◆ Enhanced lighting system control that include occupancy sensors and daylight sensors.

A complete list of the building features used to evaluate its LEED platinum status is available by clicking here. Evaluators examine a checklist of items and award points to a building for its various sustainable features.  The law school received a score of 87 points by LEED evaluators. At least 80 points are necessary for LEED Platinum certification.

Prior to the LEED platinum designation, the building garnered other awards for its innovative features. Lead architect Sean Thompson of the VCBO/Smith Group architecture received a “community justice award” from the Disability Law Center for the building’s universal accessibility design. Energy engineer Steve Connor of Coleman Engineering was also a finalist for the governor’s energy innovation award for designing the building’s unique use of groundwater to help air condition the facility by using groundwater from a campus well. The building itself received the Most Outstanding Green/Sustainable Building Award for 2015 from Utah Construction and Design, and the 2016 Alta Sustainability Leadership Award for Sustainable Campus Transformation, as well as recognitions from the Virginia and Maryland chapters of the American Institute of Architects (AIA). And Big-D Construction Corporation earned the 2015 Green Building Champion of the Year Award from the Associated Builders and Contractors, Inc.

“This is truly an impressive accomplishment. We expect LEED silver certification for all new buildings on campus given the University requirements for energy efficiency, water conservation, occupant health and safety, and sustainable materials. Fewer than 5 percent of LEED projects undertaken anywhere, however, achieve Platinum status. Why? Because it is not enough to have a great architect, which we were also fortunate to have in VCBO/Smith Group,” said Amy Wildermuth, the U’s chief sustainability officer.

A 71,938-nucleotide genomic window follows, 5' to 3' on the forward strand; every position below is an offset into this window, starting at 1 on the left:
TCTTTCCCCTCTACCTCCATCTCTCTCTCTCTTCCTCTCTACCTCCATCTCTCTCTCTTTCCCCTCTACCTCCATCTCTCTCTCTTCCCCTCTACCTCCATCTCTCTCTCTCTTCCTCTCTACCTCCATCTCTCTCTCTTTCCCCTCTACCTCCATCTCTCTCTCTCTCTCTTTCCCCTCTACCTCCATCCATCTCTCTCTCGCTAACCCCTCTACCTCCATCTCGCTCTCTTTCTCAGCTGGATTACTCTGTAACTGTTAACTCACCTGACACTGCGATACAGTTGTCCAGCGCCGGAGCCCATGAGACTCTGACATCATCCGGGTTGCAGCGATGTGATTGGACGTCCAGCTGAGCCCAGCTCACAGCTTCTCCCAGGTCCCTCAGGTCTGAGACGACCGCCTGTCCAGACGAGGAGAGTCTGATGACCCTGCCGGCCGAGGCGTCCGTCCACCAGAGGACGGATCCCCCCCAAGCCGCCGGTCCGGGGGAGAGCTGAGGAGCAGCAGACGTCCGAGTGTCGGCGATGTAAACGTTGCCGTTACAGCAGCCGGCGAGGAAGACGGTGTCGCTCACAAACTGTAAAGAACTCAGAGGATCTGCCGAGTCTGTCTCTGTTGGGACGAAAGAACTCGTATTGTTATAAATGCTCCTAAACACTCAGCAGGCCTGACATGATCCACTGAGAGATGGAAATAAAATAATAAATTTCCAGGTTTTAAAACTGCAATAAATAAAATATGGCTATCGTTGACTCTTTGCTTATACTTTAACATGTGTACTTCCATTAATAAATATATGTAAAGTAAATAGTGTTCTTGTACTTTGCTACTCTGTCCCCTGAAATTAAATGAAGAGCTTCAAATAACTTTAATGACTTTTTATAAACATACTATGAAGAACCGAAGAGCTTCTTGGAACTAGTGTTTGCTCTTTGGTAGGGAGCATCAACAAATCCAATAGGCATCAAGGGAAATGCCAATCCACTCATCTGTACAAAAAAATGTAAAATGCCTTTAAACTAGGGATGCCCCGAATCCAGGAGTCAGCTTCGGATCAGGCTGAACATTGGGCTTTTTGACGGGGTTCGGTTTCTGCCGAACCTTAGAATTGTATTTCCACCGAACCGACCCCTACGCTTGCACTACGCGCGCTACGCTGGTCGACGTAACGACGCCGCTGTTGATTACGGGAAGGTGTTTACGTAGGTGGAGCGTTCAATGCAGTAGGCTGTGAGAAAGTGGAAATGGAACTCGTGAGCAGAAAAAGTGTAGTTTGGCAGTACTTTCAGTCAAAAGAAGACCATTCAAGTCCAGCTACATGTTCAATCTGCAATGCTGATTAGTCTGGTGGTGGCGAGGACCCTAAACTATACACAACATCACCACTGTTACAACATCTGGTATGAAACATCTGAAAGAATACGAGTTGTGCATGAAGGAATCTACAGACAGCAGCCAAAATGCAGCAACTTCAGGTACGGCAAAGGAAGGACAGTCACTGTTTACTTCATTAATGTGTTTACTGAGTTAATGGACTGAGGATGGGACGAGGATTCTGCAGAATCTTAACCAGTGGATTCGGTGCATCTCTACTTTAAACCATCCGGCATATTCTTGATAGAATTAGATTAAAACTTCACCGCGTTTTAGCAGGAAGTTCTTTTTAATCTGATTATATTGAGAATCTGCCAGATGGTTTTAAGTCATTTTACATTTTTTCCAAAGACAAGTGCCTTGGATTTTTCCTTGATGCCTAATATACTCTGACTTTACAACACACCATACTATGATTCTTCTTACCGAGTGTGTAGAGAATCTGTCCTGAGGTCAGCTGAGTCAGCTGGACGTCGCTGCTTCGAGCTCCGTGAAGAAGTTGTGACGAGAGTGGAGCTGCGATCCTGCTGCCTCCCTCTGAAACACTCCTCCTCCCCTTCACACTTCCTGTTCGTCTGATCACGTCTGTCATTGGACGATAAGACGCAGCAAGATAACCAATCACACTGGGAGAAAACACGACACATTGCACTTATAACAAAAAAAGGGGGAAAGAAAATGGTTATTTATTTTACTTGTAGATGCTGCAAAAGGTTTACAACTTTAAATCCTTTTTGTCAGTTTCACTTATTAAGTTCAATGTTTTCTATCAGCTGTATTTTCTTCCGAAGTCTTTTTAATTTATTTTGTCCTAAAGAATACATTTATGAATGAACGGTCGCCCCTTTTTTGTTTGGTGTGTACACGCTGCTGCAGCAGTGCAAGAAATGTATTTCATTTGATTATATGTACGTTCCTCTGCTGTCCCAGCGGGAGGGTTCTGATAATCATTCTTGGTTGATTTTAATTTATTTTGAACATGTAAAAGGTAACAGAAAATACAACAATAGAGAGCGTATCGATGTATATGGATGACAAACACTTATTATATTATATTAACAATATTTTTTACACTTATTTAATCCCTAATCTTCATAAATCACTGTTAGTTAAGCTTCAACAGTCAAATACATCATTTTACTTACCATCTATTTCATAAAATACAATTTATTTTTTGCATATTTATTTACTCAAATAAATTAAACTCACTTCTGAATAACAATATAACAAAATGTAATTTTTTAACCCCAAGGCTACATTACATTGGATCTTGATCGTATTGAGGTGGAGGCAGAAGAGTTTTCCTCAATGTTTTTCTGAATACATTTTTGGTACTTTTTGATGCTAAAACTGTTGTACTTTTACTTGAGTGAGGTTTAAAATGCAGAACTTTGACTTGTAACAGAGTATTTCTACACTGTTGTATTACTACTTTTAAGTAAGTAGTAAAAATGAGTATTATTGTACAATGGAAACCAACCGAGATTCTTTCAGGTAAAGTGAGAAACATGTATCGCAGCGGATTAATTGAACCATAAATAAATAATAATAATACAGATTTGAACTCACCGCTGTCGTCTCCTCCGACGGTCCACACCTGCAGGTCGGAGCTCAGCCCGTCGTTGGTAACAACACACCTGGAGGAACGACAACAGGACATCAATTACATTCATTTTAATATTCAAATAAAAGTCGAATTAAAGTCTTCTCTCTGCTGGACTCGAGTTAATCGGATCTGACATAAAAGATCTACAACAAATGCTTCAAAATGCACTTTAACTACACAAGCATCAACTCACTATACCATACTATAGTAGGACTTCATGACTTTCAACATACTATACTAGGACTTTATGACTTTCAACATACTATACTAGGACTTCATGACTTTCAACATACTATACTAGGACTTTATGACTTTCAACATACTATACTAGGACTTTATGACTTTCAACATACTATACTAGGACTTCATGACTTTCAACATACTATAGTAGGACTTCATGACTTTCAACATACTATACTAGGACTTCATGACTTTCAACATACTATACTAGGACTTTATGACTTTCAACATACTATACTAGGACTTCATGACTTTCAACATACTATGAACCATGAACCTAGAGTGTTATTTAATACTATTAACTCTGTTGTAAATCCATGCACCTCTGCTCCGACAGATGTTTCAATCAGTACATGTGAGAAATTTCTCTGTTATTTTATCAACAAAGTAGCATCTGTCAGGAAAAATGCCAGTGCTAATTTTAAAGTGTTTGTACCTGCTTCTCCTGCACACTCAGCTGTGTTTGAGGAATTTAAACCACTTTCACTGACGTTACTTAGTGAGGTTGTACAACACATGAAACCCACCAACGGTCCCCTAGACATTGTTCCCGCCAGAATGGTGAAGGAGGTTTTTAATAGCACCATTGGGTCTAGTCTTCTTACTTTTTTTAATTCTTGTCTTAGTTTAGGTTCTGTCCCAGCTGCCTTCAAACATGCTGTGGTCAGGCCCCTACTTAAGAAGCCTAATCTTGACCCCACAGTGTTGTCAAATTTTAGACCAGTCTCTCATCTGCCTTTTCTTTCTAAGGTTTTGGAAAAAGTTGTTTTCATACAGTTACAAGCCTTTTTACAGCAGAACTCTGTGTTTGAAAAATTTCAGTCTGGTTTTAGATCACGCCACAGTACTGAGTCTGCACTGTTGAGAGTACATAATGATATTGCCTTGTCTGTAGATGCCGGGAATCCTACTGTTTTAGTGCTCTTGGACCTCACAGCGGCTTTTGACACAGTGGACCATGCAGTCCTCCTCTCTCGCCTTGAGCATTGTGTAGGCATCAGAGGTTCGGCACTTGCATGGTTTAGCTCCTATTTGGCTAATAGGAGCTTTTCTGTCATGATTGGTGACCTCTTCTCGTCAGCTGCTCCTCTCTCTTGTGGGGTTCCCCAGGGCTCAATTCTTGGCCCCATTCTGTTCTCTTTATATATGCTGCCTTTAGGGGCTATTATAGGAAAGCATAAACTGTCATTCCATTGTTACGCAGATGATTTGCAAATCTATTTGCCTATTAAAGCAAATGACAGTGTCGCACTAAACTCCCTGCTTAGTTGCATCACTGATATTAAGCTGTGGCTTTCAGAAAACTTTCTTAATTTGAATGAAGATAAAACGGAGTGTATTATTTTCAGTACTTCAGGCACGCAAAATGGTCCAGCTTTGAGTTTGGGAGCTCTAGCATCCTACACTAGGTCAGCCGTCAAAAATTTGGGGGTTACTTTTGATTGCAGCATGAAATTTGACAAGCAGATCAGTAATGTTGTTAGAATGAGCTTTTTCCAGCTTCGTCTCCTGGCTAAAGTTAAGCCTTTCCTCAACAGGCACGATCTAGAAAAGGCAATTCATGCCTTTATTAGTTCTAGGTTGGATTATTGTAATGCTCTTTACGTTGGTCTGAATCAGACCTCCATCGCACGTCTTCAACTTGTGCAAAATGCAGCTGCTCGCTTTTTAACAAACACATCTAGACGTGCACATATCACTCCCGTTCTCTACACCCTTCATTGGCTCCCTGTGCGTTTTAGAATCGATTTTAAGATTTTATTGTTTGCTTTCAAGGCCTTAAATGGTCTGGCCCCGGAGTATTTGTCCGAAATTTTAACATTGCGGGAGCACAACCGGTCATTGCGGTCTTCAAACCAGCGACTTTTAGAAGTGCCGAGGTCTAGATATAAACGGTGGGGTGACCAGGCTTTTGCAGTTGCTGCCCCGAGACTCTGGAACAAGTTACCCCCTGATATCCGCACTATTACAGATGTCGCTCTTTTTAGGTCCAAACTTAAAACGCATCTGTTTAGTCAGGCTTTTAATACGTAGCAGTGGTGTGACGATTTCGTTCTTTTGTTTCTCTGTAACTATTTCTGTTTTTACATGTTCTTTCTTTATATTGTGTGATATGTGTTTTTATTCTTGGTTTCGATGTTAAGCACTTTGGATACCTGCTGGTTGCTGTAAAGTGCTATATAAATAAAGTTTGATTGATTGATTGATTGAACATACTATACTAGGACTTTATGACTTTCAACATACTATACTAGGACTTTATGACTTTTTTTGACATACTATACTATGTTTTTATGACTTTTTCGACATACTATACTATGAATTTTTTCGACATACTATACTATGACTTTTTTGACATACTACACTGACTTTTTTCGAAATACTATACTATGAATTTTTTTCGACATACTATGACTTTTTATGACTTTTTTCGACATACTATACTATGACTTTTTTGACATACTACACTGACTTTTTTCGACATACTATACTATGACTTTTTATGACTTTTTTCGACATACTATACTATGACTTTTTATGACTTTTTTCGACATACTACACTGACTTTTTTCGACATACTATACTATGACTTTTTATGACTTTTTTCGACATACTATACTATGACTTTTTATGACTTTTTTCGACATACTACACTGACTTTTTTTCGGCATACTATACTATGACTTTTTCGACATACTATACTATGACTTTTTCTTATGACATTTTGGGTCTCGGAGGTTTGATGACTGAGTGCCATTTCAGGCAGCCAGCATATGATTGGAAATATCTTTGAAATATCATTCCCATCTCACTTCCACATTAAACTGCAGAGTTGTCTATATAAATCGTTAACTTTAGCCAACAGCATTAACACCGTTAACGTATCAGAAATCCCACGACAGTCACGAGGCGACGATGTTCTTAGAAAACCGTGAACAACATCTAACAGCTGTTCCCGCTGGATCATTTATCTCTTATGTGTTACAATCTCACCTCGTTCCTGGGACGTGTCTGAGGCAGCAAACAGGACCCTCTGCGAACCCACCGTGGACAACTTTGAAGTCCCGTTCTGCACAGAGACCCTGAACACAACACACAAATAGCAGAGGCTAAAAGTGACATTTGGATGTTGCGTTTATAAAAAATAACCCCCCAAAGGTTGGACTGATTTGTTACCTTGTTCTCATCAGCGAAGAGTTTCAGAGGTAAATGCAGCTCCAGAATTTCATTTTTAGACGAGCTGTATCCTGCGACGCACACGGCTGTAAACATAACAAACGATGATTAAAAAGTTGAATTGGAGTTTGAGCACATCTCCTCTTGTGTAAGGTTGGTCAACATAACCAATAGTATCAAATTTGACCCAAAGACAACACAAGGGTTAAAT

“In order to attain this level of success, the S.J. Quinney College of Law had to be fully engaged in the building process from pre-planning to completion. We are very grateful to the faculty, staff, students, administration—and particularly Dean Bob Adler—for their efforts to accomplish this amazing level of performance and for serving as a model,” Wildermuth said.

Besides its environmental merits, the new building has aided the college’s already substantial commitment to community service and community-engaged learning. University of Utah law students provided more than 40,000 hours of pro bono and clinical service to underserved clients last year.

The $62.5 million building provides accessibility for people with a full range of disabilities. Located at the southwest corner of campus across from the Stadium TRAX station, the building established a welcoming gateway for visitors to campus when it opened last year.

“Alumni, students, and the community are thrilled that our beautiful new building earned LEED platinum status. We are proud of the sustainability efforts put into its LEED design,” said Michele Ballantyne, president of the S.J. Quinney College of Law Alumni Board of Trustees. “The building has provided, and will continue to provide, an atmosphere where students can thrive and the college’s programs can continue to advance nationally.”